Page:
Defined benefit (DB) schemes saw their aggregated deficit more than double over December, ending 2018 with a funding level of 93.5%, says JLT Employee Benefits.
On an IAS 19 accounting basis, the funding shortfall for all private sector DB schemes was recorded at £107bn, far higher than the £48bn posted at the end of November.
The consultancy's figures mean the combined funding level fell from 96.9% to 93.5% over the month - the lowest level recorded since March 2018, when it was 92.1%.
Across all schemes, assets amounted to £1.5trn while liabilities were valued at £1.6trn.
Both FTSE 100 and FTSE 350 schemes saw a similar fall in funding levels of around three percentage points. The former's position dropped from 99.8% to 97.0% funded, while the latter's declined from 99.2% to 96.2%.
The consultancy's chief actuary, Charles Cowling, said 2018 had proven to be a "turbulent" year for DB schemes, noting continued quantitative easing, updated mortality estimates, and volatile markets.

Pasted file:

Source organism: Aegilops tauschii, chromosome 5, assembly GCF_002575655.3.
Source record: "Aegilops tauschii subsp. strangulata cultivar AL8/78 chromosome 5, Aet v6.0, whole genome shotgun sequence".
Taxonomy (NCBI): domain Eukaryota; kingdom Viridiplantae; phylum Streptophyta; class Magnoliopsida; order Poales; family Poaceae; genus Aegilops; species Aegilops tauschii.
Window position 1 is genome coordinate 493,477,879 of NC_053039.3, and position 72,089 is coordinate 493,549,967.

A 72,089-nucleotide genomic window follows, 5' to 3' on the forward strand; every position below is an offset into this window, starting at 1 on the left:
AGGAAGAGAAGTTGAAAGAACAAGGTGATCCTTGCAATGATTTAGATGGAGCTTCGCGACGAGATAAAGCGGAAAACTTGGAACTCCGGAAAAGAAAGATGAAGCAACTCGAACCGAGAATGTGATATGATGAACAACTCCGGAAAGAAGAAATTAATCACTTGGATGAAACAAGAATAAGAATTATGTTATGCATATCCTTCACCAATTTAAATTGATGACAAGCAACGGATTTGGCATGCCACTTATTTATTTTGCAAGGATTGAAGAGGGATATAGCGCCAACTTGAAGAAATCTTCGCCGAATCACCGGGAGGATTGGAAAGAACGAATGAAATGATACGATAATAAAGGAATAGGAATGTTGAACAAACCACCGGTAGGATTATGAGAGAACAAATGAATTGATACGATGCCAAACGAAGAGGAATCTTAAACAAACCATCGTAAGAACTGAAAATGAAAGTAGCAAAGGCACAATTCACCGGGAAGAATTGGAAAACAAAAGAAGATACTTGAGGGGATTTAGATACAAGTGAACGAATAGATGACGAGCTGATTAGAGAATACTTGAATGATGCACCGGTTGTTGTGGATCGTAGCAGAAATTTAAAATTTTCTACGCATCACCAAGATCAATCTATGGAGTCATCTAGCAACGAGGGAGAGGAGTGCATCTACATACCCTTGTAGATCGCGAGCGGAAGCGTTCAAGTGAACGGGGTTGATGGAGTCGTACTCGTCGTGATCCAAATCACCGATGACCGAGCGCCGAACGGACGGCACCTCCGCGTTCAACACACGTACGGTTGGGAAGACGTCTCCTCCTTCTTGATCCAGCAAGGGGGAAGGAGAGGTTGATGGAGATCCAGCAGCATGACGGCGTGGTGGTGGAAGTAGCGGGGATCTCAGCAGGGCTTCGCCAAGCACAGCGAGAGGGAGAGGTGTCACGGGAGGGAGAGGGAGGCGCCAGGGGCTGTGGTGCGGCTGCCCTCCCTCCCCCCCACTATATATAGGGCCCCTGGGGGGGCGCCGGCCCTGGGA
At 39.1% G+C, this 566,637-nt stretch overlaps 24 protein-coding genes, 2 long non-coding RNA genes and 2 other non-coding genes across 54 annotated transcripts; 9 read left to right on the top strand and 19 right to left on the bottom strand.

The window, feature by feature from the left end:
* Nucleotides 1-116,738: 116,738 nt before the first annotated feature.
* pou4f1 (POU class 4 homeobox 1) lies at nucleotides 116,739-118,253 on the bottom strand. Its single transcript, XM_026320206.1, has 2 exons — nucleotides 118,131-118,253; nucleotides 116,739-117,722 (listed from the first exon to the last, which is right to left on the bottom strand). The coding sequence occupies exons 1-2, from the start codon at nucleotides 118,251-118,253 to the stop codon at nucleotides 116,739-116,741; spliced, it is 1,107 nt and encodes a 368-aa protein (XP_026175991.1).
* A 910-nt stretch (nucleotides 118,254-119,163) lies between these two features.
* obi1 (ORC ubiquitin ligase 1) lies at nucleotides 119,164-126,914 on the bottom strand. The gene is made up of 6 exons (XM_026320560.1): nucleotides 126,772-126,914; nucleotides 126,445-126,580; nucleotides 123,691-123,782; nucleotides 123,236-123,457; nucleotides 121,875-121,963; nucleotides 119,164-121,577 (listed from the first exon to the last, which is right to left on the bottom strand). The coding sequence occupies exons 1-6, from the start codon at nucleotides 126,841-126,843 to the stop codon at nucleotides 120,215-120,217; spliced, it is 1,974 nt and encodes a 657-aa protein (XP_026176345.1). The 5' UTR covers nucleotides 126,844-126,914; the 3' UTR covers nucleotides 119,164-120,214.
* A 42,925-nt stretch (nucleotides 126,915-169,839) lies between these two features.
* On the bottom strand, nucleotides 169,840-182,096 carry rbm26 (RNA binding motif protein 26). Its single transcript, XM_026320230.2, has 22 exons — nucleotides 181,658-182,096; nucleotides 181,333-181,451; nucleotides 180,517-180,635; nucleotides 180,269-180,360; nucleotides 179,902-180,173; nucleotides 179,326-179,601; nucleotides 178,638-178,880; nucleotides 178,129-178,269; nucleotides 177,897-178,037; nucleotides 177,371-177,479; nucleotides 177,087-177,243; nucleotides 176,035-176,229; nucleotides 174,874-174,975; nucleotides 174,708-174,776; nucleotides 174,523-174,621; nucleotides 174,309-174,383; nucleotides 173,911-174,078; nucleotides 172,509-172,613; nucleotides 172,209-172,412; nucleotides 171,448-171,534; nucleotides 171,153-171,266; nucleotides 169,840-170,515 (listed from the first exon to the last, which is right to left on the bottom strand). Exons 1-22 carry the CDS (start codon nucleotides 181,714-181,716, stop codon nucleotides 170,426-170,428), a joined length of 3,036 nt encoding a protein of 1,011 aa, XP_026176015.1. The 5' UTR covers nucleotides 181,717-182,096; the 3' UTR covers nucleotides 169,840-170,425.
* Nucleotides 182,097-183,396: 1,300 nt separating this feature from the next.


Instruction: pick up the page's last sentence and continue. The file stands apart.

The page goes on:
"So, it is a very mixed picture for companies and their pension schemes," he said. "Some have successfully navigated the turbulent markets, have paid in significant additional contributions and are now looking to lock down on emerging pension surpluses by securing pension liabilities in the insurance market."
"We believe that 2019 will be another bumper year for insurance company buyouts, possibly enhanced by the emergence of other superfund consolidators, which are looking at different and cheaper routes for companies to offload their pension liabilities."
The Pension Protection Fund recorded DB schemes were in an aggregate surplus position on a section 179 basis at the end of November for the first time since 2011.
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